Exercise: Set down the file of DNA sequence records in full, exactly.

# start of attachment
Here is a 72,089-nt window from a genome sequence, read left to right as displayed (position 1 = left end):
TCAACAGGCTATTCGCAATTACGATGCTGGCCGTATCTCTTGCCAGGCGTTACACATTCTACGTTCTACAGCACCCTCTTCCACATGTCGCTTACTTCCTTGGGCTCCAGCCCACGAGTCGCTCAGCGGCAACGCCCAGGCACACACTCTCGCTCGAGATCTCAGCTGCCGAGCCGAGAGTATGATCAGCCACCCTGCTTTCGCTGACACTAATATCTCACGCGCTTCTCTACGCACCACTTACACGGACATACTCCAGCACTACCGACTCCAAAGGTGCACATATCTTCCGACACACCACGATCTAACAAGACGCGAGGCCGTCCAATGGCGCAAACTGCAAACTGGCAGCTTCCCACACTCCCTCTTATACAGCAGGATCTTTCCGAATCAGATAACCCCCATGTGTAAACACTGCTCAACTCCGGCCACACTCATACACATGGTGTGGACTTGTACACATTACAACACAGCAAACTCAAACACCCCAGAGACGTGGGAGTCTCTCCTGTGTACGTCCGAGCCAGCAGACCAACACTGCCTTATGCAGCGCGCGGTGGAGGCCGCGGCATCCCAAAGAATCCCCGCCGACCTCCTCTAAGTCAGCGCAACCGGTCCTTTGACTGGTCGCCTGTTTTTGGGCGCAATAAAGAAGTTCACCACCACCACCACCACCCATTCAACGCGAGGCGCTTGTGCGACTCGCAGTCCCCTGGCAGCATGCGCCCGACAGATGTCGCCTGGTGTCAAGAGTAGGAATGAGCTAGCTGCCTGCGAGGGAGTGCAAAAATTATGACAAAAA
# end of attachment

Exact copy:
Here is a 72,089-nt window from a genome sequence, read left to right as displayed (position 1 = left end):
TCAACAGGCTATTCGCAATTACGATGCTGGCCGTATCTCTTGCCAGGCGTTACACATTCTACGTTCTACAGCACCCTCTTCCACATGTCGCTTACTTCCTTGGGCTCCAGCCCACGAGTCGCTCAGCGGCAACGCCCAGGCACACACTCTCGCTCGAGATCTCAGCTGCCGAGCCGAGAGTATGATCAGCCACCCTGCTTTCGCTGACACTAATATCTCACGCGCTTCTCTACGCACCACTTACACGGACATACTCCAGCACTACCGACTCCAAAGGTGCACATATCTTCCGACACACCACGATCTAACAAGACGCGAGGCCGTCCAATGGCGCAAACTGCAAACTGGCAGCTTCCCACACTCCCTCTTATACAGCAGGATCTTTCCGAATCAGATAACCCCCATGTGTAAACACTGCTCAACTCCGGCCACACTCATACACATGGTGTGGACTTGTACACATTACAACACAGCAAACTCAAACACCCCAGAGACGTGGGAGTCTCTCCTGTGTACGTCCGAGCCAGCAGACCAACACTGCCTTATGCAGCGCGCGGTGGAGGCCGCGGCATCCCAAAGAATCCCCGCCGACCTCCTCTAAGTCAGCGCAACCGGTCCTTTGACTGGTCGCCTGTTTTTGGGCGCAATAAAGAAGTTCACCACCACCACCACCACCCATTCAACGCGAGGCGCTTGTGCGACTCGCAGTCCCCTGGCAGCATGCGCCCGACAGATGTCGCCTGGTGTCAAGAGTAGGAATGAGCTAGCTGCCTGCGAGGGAGTGCAAAAATTATGACAAAAA